In this study, subjects with TT genotype in SNP-63 of CAPN10 gene were significantly more likely to have diabetes but other SNPs were not associated with diabetes. Previous studies show conflicting results regarding CAPN10 polymorphism and the risk of type 2 DM. For example, a case-control study conducted with Tunisians showed that only certain haplotype combinations of SNPs (SNP-43, -19, and -63) and not a single SNP was related to diabetes [20]. However, other studies showed a single genotype to be associated with type 2 diabetes. A study conducted in British/Irish population reported that a single genotype in SNP-44 of CAPN10 was related to type 2 diabetes but not SNP-43, -19, and -63 [4, 17]. Also, studies in Mexican and Indian populations showed diverse associations [21, 22], suggesting an ethnic difference in the association between CAPN10 polymorphism and diabetes among different populations [23].

Meanwhile, plasma levels of adiponectin secreted in adipocytes were significantly higher in control group compared to diabetes group. Adiponectin increases insulin sensitivity by augmenting fatty acid oxidation in muscles and reducing gluconeogenesis in the liver [17, 22]. These adiponectin effects are known to be attributed to activation of 5`adenosine monophosphate-activated protein activated protein kinase which is a key enzyme involved in fatty acid oxidation and glucose intake in muscles and gluconeogenesis in the liver [24]. In addition, it was reported that SNPs of adiponectin gene, including a T to G substitution (T45G) in exon 2 and a G to T substitution (G276T) in intron 2, were related to the components of type 2 diabetes and IR syndrome, and this relation was mediated by reduced plasma levels of adiponectin [25]. In this context, on the assumption that adiponectin gene polymorphisms, or furthermore certain genes, may be associated with metabolic parameters, we conducted a genetic analysis expecting the synergistic effect of the genes and the CAPN10 gene on metabolic parameters [26]. However, the relation between certain genetic variants in both SNP-45 and -276 of adiponectin gene and metabolic disorders was not confirmed. On the other hand, given that results varied depending on race in previous studies similarly to those performed in Korea, our results correspond partially to some reports that both SNP-45 and -276 are less related to metabolic disorders.

In the present study, although exploring the correlation between CAPN10, as well as adiponectin and glucose metabolism, and expecting the synergic effect between the key SNP genotype combinations, we could not demonstrate the synergic effect because no SNPs other than SNP-63, showed statistically significant correlations with type 2 diabetes or metabolic parameters as a single genotype [27, 28, 29]. When parameters were compared according to each gene polymorphism limited only in the diabetes group, there were a great number of meaningful results. In 45T/G polymorphism of adiponectin gene, significant differences were not found. On the contrary, for 276G/T polymorphism, adiponectin was significantly reduced in the TT genotype group that G was substituted to T. This result is in accordance with the findings of prior studies that a G to T substitution of adiponectin gene led to reduced adiponectin and thus was closely connected to metabolic disorders [30, 31]. For SNP-43 of CAPN10 gene, fasting blood glucose levels were higher in GG genotype, compared to GA+GG, genotype, and this result corresponds to that of a prior study that GG genotype contributes to the development of type 2 diabetes by increasing IR [32]. For SNP-63, there was significant difference between the diabetes and control group. Low fasting blood insulin levels and HOMA-IR were observed in CC genotype even in the group limited diabetes patients. Accordingly, these results suggested that a C to T substitution in the CC dominant type increased blood insulin levels and IR, thereby it was more closely associated with type 2 diabetes.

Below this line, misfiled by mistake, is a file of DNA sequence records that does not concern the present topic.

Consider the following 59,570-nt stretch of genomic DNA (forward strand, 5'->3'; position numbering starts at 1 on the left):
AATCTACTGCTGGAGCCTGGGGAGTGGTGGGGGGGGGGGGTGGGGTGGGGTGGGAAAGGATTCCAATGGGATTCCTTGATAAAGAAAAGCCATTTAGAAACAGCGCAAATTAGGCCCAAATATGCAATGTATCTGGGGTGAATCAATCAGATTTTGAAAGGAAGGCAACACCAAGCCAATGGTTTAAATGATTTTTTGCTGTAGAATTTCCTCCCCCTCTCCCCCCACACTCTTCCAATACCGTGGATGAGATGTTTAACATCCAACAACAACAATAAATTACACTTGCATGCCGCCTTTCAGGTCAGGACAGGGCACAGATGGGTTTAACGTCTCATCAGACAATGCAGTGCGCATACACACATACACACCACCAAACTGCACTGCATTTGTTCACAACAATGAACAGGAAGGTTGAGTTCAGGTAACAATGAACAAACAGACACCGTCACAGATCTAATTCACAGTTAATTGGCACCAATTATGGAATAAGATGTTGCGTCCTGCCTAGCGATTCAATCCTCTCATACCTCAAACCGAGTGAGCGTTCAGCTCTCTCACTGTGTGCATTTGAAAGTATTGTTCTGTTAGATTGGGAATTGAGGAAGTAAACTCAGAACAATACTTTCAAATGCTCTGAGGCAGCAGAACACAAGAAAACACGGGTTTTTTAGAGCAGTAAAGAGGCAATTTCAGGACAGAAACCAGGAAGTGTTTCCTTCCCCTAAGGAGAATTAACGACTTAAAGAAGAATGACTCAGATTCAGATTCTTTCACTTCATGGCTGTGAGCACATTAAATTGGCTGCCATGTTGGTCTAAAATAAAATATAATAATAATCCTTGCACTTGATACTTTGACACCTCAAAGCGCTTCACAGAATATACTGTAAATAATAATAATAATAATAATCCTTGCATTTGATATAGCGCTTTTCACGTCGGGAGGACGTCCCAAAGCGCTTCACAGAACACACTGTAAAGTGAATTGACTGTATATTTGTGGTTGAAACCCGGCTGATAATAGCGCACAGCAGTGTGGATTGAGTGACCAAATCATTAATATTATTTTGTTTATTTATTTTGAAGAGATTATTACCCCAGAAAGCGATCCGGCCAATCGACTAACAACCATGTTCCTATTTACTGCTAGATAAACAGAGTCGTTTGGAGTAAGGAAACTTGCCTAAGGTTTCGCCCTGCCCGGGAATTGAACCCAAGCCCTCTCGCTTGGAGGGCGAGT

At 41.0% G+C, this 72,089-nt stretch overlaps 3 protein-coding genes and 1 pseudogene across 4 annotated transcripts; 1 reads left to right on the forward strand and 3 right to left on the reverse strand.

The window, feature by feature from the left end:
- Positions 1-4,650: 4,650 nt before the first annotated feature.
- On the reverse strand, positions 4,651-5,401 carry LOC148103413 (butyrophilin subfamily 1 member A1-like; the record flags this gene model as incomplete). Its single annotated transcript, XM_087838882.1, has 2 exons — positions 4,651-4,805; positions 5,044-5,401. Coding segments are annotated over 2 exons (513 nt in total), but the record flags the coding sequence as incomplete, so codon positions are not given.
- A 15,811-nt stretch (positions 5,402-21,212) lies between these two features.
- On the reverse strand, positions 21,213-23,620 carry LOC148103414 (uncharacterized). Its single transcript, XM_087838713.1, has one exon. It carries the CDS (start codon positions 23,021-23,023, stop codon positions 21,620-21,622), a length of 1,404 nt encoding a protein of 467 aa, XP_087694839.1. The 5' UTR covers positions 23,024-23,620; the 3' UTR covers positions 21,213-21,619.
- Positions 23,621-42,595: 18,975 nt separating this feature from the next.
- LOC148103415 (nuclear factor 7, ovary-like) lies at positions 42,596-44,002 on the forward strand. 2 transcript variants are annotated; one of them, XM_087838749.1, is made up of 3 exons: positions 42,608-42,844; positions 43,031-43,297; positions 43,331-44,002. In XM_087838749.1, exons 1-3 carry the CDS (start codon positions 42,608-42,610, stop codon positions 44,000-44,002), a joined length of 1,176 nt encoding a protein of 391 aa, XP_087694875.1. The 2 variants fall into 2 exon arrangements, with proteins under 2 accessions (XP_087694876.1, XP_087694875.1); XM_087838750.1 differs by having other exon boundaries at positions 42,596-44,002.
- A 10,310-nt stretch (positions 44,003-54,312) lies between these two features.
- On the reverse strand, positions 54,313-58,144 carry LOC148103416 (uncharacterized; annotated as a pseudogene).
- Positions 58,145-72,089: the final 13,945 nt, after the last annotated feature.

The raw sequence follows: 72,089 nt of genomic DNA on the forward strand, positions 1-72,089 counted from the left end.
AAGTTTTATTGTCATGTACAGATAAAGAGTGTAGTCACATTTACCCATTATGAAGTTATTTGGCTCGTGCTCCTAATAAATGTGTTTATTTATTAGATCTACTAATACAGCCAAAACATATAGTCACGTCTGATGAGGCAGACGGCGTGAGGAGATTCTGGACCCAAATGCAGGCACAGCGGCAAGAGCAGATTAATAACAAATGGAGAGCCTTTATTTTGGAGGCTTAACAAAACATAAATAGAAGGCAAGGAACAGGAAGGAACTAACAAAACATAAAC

Our study has several limitations. First, many diabetes patients were taking lipid lowering or antihypertensive drug as well as oral hypoglycemic drugs. These drugs could have affected insulin secretory function as well as IR and blood adiponectin level [30, 31]. Also, this has led to control subjects having higher LDL-C compared with diabetes group. Secondly, the family history of diabetes was not assessed in this study. It very important especially among the control subjects in terms of a genetic predisposition to the future development of diabetes. Moreover, the study was conducted with relatively small number of subjects. A further larger scale study should be conducted to confirm the relationship between adiponectin and CAPN10 gene polymorphism and type 2 diabetes in Korea as well as to elucidate the underlying mechanism explaining the effect of genetic polymorphism on diabetes and metabolic derangements.


CONFLICTS OF INTEREST:No potential conflict of interest relevant to this article was reported.

AUTHOR CONTRIBUTIONS:Conception or design: J.W.H., C.W.A. Acquisition, analysis, or interpretation of data: J.S.N., J.W.H., M.J.K., S.K., J.S.P. Drafting the work or revising: J.S.N., S.B.L., J.H.Y. Final approval of the manuscript: C.W.A.


The study was supported by a faculty research grant of Yonsei University College of Medicine (6-2009-0059).